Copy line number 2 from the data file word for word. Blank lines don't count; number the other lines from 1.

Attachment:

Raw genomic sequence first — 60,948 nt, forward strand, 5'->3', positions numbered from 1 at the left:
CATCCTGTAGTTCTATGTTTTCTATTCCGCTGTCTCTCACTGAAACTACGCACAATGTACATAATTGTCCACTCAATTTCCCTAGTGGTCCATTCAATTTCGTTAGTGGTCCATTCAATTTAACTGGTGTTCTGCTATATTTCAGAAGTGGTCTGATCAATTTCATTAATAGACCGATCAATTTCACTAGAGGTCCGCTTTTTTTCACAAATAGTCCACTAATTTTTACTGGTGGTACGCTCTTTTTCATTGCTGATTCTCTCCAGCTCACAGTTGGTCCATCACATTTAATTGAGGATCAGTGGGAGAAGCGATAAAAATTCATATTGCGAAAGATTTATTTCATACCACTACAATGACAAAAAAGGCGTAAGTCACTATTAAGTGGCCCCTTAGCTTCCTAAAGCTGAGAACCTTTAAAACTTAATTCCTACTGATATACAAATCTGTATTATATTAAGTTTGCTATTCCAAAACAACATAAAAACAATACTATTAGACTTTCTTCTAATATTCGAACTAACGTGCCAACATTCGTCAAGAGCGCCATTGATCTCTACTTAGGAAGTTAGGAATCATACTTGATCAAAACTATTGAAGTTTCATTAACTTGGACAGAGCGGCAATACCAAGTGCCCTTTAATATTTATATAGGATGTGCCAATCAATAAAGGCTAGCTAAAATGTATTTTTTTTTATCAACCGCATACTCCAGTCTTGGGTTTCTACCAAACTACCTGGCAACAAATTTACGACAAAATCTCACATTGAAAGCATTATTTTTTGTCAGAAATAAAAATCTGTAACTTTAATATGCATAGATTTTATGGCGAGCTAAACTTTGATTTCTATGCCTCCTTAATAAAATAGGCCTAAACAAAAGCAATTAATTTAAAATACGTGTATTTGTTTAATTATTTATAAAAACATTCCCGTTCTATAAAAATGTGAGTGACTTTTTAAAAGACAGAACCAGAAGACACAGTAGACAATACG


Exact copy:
CATCCTGTAGTTCTATGTTTTCTATTCCGCTGTCTCTCACTGAAACTACGCACAATGTACATAATTGTCCACTCAATTTCCCTAGTGGTCCATTCAATTTCGTTAGTGGTCCATTCAATTTAACTGGTGTTCTGCTATATTTCAGAAGTGGTCTGATCAATTTCATTAATAGACCGATCAATTTCACTAGAGGTCCGCTTTTTTTCACAAATAGTCCACTAATTTTTACTGGTGGTACGCTCTTTTTCATTGCTGATTCTCTCCAGCTCACAGTTGGTCCATCACATTTAATTGAGGATCAGTGGGAGAAGCGATAAAAATTCATATTGCGAAAGATTTATTTCATACCACTACAATGACAAAAAAGGCGTAAGTCACTATTAAGTGGCCCCTTAGCTTCCTAAAGCTGAGAACCTTTAAAACTTAATTCCTACTGATATACAAATCTGTATTATATTAAGTTTGCTATTCCAAAACAACATAAAAACAATACTATTAGACTTTCTTCTAATATTCGAACTAACGTGCCAACATTCGTCAAGAGCGCCATTGATCTCTACTTAGGAAGTTAGGAATCATACTTGATCAAAACTATTGAAGTTTCATTAACTTGGACAGAGCGGCAATACCAAGTGCCCTTTAATATTTATATAGGATGTGCCAATCAATAAAGGCTAGCTAAAATGTATTTTTTTTTATCAACCGCATACTCCAGTCTTGGGTTTCTACCAAACTACCTGGCAACAAATTTACGACAAAATCTCACATTGAAAGCATTATTTTTTGTCAGAAATAAAAATCTGTAACTTTAATATGCATAGATTTTATGGCGAGCTAAACTTTGATTTCTATGCCTCCTTAATAAAATAGGCCTAAACAAAAGCAATTAATTTAAAATACGTGTATTTGTTTAATTATTTATAAAAACATTCCCGTTCTATAAAAATGTGAGTGACTTTTTAAAAGACAGAACCAGAAGACACAGTAGACAATACG